Reason #1538 it’s not such a good idea to spend time online nursing your resentments towards the opposite sex because no one from that sex seems to want to have sex with you: Because that kind of, sort of, makes you a little bit like Jared Loughner.
The Wall Street Journal managed to track down what are apparently some comments Loughner made on a gaming site; they’re full of his usual conspiratorial nonsense (his lunatic theories on grammar and currency) but they’re also, as the Journal notes, “peppered with displays of misogyny.” One posting
titled “Why Rape,” … said women in college enjoyed being raped. “There are Rape victims that are under the influence of a substance. The drinking is leading them to rape. The loneliness will bring you to depression. Being alone for a very long time will inevitably lead you to rape.”
This is the dark side of the “incel” mindset. (That is, those who turn their “involuntarily celibate” state into an identity.)
Another time, the Journal reports, Loughner
started a thread titled “Talk, Talk, Talking about Rejection.” He solicited stories of rejection by the opposite sex. The next day he wrote, “Its funny…when..they say lets go on a date about 3 times..and they dont….go…” Three days later, he wrote, “Its funny when your 60 wondering……what happen at 21.”
There is other evidence that Loughner nursed anger towards and hatred of women and authority figures: he apparently scrawled the phrases “die bitch” and “die cops” on a letter he’d gotten from congresswoman Giffords.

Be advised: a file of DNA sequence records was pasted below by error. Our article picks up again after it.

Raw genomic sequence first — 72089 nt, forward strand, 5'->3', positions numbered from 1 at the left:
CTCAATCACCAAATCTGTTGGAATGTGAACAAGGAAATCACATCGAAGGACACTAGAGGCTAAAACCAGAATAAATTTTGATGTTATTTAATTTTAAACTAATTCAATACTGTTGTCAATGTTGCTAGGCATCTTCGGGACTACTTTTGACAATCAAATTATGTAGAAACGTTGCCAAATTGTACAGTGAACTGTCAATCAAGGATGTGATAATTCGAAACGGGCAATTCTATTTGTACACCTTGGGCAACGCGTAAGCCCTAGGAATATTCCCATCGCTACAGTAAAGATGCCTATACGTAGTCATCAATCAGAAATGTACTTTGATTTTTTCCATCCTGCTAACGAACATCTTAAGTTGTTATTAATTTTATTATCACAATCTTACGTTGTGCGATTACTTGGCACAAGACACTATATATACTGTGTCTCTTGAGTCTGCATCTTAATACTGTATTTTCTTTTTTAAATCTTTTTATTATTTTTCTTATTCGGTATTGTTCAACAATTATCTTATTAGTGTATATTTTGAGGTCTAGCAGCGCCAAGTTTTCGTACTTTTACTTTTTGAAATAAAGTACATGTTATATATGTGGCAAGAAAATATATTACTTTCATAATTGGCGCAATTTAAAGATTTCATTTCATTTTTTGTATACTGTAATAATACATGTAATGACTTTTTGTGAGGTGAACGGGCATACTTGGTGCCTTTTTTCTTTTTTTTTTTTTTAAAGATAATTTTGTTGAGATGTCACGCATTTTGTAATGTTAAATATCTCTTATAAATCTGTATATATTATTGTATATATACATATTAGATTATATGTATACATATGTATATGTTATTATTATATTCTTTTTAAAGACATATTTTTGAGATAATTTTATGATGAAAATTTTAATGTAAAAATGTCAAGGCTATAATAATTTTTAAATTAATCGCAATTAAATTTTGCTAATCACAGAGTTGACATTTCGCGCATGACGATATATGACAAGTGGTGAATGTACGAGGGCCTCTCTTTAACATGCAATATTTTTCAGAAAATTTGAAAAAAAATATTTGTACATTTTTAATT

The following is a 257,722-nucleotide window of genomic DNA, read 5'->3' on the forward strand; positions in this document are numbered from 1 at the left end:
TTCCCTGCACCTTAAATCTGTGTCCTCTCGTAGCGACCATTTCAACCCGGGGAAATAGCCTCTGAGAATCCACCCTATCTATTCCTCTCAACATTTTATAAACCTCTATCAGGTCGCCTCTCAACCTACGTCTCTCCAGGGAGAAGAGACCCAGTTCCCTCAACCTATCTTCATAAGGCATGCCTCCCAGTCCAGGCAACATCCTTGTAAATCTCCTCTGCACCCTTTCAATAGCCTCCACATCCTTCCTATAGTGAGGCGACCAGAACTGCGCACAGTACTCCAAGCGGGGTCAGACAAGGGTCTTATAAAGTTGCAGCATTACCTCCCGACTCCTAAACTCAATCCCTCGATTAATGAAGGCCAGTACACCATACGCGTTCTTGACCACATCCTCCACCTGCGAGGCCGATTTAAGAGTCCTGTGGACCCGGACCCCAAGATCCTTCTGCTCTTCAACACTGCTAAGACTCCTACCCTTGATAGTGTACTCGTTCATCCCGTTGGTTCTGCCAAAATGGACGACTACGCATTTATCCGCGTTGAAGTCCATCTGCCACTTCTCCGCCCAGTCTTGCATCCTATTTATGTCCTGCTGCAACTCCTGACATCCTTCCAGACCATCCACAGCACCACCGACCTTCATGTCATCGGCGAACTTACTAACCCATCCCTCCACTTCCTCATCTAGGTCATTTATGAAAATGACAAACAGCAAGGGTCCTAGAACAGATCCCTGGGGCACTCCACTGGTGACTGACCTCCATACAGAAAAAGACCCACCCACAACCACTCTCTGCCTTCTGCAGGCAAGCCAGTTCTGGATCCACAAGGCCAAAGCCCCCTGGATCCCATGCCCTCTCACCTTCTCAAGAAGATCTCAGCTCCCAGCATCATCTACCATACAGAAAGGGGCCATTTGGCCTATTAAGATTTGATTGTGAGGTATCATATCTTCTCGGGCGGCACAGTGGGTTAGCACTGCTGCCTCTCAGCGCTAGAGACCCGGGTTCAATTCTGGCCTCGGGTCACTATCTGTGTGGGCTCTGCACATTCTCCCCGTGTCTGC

As Amanda Marcotte points out, there are a lot of people out there who’ve responded with anger at the very notion “that misogyny might play a role in the choice of a young man to shoot a powerful woman in the head … .”
But the fact is that misogyny has consequences, and one of its most common and most predictable consequences is violence towards women. Misogyny plays a role, as Marcotte notes, even when the perpetrator of this violence is “crazy.”
What I’m seeing here is that Loughner, mental illness or no, completely absorbed society’s teachings about male entitlement and female sinfulness, that men have a right to have needs filled at women’s expense, and that women give up their rights to bodily autonomy if they do things deemed unladylike, like have sex or drink alcohol.
And just as those who spew hateful political rhetoric — filled with talk of guns and targets and “second amendment solutions” to political “problems” — shouldn’t be surprised when someone takes that rhetoric seriously, so those who spew misogyny online shouldn’t be surprised when someone acts on that misogyny and attacks a woman. As Marcotte puts it,
just because someone has a mental illness rarely means that he’s completely unaware of the world around him. Loughner’s ability with a gun or his thoughts on rape didn’t spring fully formed from his brain, but are the product of an individual interacting with a specific environment.
Those who contribute to that toxic environment — whether they’re Sarah Palin talking about “reloading” or some random woman-hater talking gleefully online about bashing “bitches” — share in the responsibility when someone pulls a gun and shoots down a female politician he’s convinced himself is a “bitch.”
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